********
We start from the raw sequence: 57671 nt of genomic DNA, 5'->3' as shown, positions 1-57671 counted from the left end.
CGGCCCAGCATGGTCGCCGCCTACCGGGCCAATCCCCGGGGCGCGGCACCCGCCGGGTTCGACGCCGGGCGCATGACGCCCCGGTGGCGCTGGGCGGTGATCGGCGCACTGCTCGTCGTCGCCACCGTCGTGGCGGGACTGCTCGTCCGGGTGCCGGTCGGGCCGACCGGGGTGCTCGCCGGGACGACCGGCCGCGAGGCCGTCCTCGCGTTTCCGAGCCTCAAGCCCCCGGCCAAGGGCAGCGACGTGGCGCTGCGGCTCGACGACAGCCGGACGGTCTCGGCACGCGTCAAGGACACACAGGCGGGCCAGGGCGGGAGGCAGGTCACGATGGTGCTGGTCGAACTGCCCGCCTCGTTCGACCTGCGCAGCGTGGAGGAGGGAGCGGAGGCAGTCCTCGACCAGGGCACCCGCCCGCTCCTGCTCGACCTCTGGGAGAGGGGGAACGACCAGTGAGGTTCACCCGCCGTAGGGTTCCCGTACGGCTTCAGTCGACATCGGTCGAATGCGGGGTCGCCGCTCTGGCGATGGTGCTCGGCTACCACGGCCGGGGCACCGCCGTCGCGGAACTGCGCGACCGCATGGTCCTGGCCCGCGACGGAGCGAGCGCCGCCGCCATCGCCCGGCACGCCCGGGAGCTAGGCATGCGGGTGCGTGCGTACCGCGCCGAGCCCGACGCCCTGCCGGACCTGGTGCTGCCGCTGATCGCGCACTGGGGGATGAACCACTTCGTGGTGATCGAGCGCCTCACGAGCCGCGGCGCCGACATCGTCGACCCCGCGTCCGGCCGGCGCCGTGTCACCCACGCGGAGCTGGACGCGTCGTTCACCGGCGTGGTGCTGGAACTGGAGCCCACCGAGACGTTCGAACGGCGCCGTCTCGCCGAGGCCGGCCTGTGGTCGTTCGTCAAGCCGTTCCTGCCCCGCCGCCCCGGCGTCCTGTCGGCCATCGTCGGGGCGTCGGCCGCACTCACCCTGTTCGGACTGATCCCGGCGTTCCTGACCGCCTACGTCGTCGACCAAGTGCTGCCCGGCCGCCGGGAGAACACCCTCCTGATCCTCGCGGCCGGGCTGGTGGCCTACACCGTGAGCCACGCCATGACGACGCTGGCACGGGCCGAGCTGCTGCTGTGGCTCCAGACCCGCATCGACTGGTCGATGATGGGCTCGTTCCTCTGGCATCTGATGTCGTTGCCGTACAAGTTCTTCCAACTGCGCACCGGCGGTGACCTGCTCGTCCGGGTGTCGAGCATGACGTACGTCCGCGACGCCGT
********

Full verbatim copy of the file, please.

We start from the raw sequence: 57671 nt of genomic DNA, 5'->3' as shown, positions 1-57671 counted from the left end.
CGGCCCAGCATGGTCGCCGCCTACCGGGCCAATCCCCGGGGCGCGGCACCCGCCGGGTTCGACGCCGGGCGCATGACGCCCCGGTGGCGCTGGGCGGTGATCGGCGCACTGCTCGTCGTCGCCACCGTCGTGGCGGGACTGCTCGTCCGGGTGCCGGTCGGGCCGACCGGGGTGCTCGCCGGGACGACCGGCCGCGAGGCCGTCCTCGCGTTTCCGAGCCTCAAGCCCCCGGCCAAGGGCAGCGACGTGGCGCTGCGGCTCGACGACAGCCGGACGGTCTCGGCACGCGTCAAGGACACACAGGCGGGCCAGGGCGGGAGGCAGGTCACGATGGTGCTGGTCGAACTGCCCGCCTCGTTCGACCTGCGCAGCGTGGAGGAGGGAGCGGAGGCAGTCCTCGACCAGGGCACCCGCCCGCTCCTGCTCGACCTCTGGGAGAGGGGGAACGACCAGTGAGGTTCACCCGCCGTAGGGTTCCCGTACGGCTTCAGTCGACATCGGTCGAATGCGGGGTCGCCGCTCTGGCGATGGTGCTCGGCTACCACGGCCGGGGCACCGCCGTCGCGGAACTGCGCGACCGCATGGTCCTGGCCCGCGACGGAGCGAGCGCCGCCGCCATCGCCCGGCACGCCCGGGAGCTAGGCATGCGGGTGCGTGCGTACCGCGCCGAGCCCGACGCCCTGCCGGACCTGGTGCTGCCGCTGATCGCGCACTGGGGGATGAACCACTTCGTGGTGATCGAGCGCCTCACGAGCCGCGGCGCCGACATCGTCGACCCCGCGTCCGGCCGGCGCCGTGTCACCCACGCGGAGCTGGACGCGTCGTTCACCGGCGTGGTGCTGGAACTGGAGCCCACCGAGACGTTCGAACGGCGCCGTCTCGCCGAGGCCGGCCTGTGGTCGTTCGTCAAGCCGTTCCTGCCCCGCCGCCCCGGCGTCCTGTCGGCCATCGTCGGGGCGTCGGCCGCACTCACCCTGTTCGGACTGATCCCGGCGTTCCTGACCGCCTACGTCGTCGACCAAGTGCTGCCCGGCCGCCGGGAGAACACCCTCCTGATCCTCGCGGCCGGGCTGGTGGCCTACACCGTGAGCCACGCCATGACGACGCTGGCACGGGCCGAGCTGCTGCTGTGGCTCCAGACCCGCATCGACTGGTCGATGATGGGCTCGTTCCTCTGGCATCTGATGTCGTTGCCGTACAAGTTCTTCCAACTGCGCACCGGCGGTGACCTGCTCGTCCGGGTGTCGAGCATGACGTACGTCCGCGACGCCGT